Some countries like Australia and New Zealand offer "distance selling thresholds" that benefit small and infrequent sellers. This means that only if your revenue exceeds a certain amount within a specific time period do you need to register for a local tax ID and handle VAT/GST at the point of sale rather than on import. Meanwhile, markets such as Switzerland and Singapore have a more complex threshold system, where registration and tax obligations only apply if your sales of low-value goods (LVG) surpass a predetermined limit.
Evolving E-Commerce Tax Rules
The international e-commerce landscape is ever-evolving, with new regulations emerging to keep pace with the expanding digital economy. There have been more global tax changes in the past three years than the last three decades as countries are introducing new electronic services and revising compliance laws. While understanding and adapting to these developments can be a challenge, we’ve put together a few helpful resources that break down the e-commerce tax rules in some of the top global markets.
- EU VAT Compliance: What E-Commerce Brands Need to Know for B2C Imports
- UK VAT Guide for E-Commerce: Understanding B2C Import Rules
- Australia GST for E-Commerce: What DTC Brands Need to Know
- 2023 Singapore Import Tax Changes
How Passport Can Help with International E-Commerce Taxes
Here at Passport, we understand the intricacies that come with international e-commerce taxes. That’s why we created our Seller of Record (SOR) solution, designed to give brands a simpler way to handle VAT/GST compliance with a quick and seamless enrollment process. Under the SOR program, companies will use Passport's tax IDs to clear shipments, avoiding complex registrations and filings. As a merchant, you’ll simply collect VAT/GST at checkout, and Passport will manage the rest, including tax returns with the proper authorities and even monitoring sales thresholds that apply to certain countries.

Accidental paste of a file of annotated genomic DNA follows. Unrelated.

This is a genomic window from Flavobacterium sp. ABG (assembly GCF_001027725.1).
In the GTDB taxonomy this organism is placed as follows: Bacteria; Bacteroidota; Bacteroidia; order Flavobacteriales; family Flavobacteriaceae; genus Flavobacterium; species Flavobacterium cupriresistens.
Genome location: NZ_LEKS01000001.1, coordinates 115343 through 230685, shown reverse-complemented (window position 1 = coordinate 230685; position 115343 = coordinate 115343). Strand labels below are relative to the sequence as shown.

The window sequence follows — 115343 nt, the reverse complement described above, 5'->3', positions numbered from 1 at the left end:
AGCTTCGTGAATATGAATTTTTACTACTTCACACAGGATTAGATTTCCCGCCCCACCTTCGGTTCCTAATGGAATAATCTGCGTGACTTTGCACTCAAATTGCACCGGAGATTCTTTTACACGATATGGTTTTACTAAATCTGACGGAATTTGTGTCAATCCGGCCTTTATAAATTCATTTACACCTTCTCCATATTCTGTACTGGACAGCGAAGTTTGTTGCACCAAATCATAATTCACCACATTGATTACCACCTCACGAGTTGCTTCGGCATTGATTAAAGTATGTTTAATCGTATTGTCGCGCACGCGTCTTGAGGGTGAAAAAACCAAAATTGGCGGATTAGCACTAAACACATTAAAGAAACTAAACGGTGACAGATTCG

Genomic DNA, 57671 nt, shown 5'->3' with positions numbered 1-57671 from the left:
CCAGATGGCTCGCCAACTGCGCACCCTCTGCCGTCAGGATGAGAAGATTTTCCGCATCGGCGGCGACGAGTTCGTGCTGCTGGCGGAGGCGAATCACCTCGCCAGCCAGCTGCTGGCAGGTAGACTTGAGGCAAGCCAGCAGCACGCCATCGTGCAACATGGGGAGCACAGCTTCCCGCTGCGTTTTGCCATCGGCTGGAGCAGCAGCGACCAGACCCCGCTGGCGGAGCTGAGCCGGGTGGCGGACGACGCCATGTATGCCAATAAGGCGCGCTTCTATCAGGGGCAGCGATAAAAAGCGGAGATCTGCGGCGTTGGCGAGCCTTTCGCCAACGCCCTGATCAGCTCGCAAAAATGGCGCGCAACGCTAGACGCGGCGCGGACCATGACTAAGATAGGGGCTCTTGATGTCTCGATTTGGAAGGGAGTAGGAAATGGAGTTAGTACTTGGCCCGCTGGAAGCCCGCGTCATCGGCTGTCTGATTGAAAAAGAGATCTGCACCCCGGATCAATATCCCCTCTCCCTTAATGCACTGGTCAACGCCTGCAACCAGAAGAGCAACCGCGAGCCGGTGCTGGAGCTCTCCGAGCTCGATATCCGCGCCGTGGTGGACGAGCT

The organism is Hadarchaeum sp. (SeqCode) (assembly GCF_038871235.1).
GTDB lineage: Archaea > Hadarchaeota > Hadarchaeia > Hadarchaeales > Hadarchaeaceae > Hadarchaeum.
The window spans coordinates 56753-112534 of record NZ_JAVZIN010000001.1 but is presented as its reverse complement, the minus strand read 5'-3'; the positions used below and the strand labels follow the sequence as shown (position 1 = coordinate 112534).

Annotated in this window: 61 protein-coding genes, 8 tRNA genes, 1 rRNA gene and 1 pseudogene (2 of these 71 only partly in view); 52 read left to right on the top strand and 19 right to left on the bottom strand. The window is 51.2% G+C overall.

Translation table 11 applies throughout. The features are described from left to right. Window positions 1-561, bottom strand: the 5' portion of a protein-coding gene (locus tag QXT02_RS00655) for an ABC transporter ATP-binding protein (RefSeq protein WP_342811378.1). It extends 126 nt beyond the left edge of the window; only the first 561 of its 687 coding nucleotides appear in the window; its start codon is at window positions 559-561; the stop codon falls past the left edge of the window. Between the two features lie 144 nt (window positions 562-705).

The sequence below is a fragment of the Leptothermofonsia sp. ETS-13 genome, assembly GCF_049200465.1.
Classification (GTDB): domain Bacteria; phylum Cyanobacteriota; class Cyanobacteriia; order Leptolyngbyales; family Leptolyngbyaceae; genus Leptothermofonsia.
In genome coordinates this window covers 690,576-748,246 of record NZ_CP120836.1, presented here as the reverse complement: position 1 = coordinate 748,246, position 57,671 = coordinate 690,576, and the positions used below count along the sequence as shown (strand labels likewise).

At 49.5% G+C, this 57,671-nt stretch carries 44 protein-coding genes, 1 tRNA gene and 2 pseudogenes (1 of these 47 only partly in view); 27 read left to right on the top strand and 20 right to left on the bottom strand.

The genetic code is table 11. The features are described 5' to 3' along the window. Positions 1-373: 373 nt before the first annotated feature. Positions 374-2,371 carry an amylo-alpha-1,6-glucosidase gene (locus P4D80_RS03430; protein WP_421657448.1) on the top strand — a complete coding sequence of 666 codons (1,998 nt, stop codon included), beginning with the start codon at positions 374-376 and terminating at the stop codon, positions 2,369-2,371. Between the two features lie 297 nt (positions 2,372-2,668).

Passport currently offers a Seller of Record solution for the following markets:
By partnering with a shipping carrier like Passport, you can take advantage of outsourcing international tax collection and remittance – so you can focus on growing your brand. Our in-house compliance experts are ready to help guide you through any complex regulations and get your products to customers around the world. To get started, reach out to our team here.
Frequently Asked Questions:
What is VAT?
VAT, or Value-Added Tax, is a consumption tax collected at every stage of the supply chain where value is added to a product from production to the final purchase.
What is GST?
GST, or Goods and Services Tax, is a consumption tax applied to the final cost of goods and services at the point of sale.
What is the difference between VAT and GST?
VAT (Value-Added Tax) is collected at every stage of the supply chain where value is added to a product from production to the final purchase, while GST (Goods and Services Tax) is applied to the final cost of goods and services at the point of sale.
How does VAT work for e-commerce?
US e-commerce merchants must stay informed about VAT regulations in any country where they have customers, due to the potential of payment obligations. Typically brands will need to account for VAT if their shipment exceeds the tax de minimis or they reach a selling threshold in the destination country.
How does GST work for e-commerce?
US e-commerce merchants must stay informed about GST regulations in any country where they have customers, due to the potential of payment obligations. Typically brands will need to account for GST if their shipment exceeds the tax de minimis or they reach a selling threshold in the destination country.
Do US companies have to pay VAT?
While VAT is ultimately paid by end customers, US e-commerce companies may need to collect and remit VAT depending on the tax regulations set in the consumer's destination country.
Do US companies have to pay GST?
While GST is ultimately paid by end customers, US e-commerce companies may need to collect and remit GST depending on the tax regulations set in the consumer's destination country.
Disclaimer: This post is for informational purposes only and does not constitute legal or tax advice.